A new study sheds some light on the complex design of tears. What we think of as tears, scientists call tear film, which is made up of three distinct, microscopic layers. The middle, watery layer – what we normally think of as tears when we cry – is sandwiched between a layer of mucus and an outer layer of fatty, oily substances collectively called meibum.
It's in this outer layer that researchers describe, for the first time, a new class of lipids – a type of fat – that make up part of the film. They also identified one of these lipids, oleamide, which had not been known to be a part of tears before.
With each blink, meibum spreads over the surface of the eye. It keeps the watery middle layer in place, ensuring that our eyes stay moist.
Finding these lipids may help scientists better understand the causes of eye-related disorders such as dry eye disease, which affects anywhere from 12 to 14 million Americans, said Kelly Nichols, the study's lead author and an assistant professor of optometry at Ohio State University.
“The lack of certain compounds in the tear film may result in a number of different eye-related disorders, including dry eye,” she said. “The amount of oleamide and related lipids in tear film may be related to these disorders.”
Dry eye is really a collection of irritating symptoms that includes microscopic damage to the front of the eye. The eyes may ache, burn, feel extremely dry or excessively tear.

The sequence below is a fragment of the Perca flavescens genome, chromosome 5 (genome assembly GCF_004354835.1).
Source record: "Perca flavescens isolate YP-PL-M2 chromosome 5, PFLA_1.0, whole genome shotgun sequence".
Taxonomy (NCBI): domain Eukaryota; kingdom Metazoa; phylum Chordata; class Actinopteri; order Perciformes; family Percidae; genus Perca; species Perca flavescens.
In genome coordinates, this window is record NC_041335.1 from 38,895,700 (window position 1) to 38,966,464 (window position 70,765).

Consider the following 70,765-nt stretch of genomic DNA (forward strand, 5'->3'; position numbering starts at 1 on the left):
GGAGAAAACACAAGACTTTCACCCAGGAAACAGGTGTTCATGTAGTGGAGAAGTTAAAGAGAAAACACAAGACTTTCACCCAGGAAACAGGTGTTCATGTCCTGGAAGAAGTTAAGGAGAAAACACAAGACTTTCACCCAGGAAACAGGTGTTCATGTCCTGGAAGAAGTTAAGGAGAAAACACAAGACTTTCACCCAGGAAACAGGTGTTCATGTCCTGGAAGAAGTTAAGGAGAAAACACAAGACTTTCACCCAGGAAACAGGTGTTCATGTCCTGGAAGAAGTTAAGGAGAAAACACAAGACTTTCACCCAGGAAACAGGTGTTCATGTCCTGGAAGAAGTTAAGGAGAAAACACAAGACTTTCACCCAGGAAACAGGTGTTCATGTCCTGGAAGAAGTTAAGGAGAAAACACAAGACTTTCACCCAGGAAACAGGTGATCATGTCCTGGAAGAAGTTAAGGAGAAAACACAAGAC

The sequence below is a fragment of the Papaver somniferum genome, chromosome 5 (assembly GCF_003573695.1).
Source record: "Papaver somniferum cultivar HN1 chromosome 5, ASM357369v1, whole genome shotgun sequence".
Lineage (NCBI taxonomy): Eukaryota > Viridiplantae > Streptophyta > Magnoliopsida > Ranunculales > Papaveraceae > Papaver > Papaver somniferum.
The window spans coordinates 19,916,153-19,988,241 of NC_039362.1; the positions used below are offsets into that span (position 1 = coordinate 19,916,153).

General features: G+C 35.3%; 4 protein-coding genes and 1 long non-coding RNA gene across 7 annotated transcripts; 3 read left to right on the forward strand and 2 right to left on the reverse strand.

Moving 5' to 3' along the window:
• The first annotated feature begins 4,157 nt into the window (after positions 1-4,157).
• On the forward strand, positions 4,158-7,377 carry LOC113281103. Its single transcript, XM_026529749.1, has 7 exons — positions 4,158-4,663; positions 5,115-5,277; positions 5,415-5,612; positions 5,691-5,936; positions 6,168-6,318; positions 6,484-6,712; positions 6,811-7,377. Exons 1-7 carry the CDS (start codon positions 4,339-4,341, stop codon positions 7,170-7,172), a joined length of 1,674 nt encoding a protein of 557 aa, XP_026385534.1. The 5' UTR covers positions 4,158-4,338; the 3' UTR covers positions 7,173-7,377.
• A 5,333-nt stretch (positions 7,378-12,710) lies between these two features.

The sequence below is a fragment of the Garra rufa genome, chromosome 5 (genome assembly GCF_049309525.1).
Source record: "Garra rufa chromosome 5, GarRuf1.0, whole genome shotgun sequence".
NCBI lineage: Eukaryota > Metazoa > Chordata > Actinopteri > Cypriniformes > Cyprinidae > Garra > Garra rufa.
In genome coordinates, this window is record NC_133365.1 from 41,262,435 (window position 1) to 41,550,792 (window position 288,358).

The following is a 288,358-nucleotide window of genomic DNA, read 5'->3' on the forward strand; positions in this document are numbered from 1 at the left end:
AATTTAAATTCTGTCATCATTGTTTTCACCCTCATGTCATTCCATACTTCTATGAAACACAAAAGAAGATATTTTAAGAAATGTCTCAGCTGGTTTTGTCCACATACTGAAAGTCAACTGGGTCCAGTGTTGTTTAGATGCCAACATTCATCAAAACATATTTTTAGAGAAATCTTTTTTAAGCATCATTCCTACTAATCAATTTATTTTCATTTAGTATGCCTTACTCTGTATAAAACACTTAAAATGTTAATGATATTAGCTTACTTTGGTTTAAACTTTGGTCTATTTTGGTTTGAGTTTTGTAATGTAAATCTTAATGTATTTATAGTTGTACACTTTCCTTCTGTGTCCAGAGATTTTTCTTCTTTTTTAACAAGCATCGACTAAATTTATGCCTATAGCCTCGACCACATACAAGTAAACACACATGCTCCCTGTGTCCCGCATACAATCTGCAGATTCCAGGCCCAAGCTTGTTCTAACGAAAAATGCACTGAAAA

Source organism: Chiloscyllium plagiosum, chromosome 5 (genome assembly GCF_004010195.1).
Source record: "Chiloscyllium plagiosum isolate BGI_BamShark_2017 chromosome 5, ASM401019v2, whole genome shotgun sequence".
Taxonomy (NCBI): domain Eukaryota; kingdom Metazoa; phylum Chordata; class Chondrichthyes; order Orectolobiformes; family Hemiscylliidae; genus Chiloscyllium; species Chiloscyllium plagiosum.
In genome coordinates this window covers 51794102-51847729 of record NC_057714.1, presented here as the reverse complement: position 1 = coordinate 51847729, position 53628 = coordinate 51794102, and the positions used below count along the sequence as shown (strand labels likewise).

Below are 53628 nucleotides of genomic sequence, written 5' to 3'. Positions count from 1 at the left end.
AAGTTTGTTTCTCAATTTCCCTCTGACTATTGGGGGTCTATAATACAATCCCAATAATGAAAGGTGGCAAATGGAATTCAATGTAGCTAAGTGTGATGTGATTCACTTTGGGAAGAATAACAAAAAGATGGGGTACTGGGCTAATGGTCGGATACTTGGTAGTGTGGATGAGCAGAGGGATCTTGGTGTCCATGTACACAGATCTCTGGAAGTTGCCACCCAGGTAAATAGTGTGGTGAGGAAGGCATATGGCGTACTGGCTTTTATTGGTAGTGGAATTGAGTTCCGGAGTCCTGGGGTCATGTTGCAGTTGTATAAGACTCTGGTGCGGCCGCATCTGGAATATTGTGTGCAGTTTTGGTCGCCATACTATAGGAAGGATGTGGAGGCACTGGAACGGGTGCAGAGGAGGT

The researchers report their findings in the current issue of the journal Investigative Ophthalmology and Visual Science.
They collected oily meibum secretions from the meibomian glands of healthy volunteers. The meibomian glands are tiny, grape-like clusters of cells that line the rim of our upper and lower eyelids – the outlets to these glands are roughly adjacent to the eyelashes. Researchers gently pressed the volunteers' lower eyelids and collected droplets of meibum in tiny glass tubes.
The researchers examined the meibum samples in the laboratory. They used a technique called electrospray mass spectrometry to differentiate between the different lipid components. This technique adds an electric charge to microscopic droplets of the oily substance, which allows the instrument to detect different components based on electrical charges and mass.
Nichols points out that researchers have used other techniques, such as chromatography, to characterize types of lipids in the tear film, but advances in mass spectrometry technology are improving research efforts.
“Other scientists used different techniques to try to determine the composition of meibum, but mass spectrometry is sensitive enough to detect individual lipid molecules, like oleamide,” Nichols said.
Oleamide was first identified as a lipid in the brain, where one of its roles is to induce sleep. It also has other key functions throughout the central nervous system. But the current study is the first to find and describe oleamide and related lipids in tear film.
“The finding could give us more insight into the role of lipid activity in humans and may also indicate a new function for oleamide and related lipids in cellular signaling in the eye and in the maintenance of tear film,” said Nichols, adding that researchers don't fully understand the function of oleamide, or the other lipids in the meibum.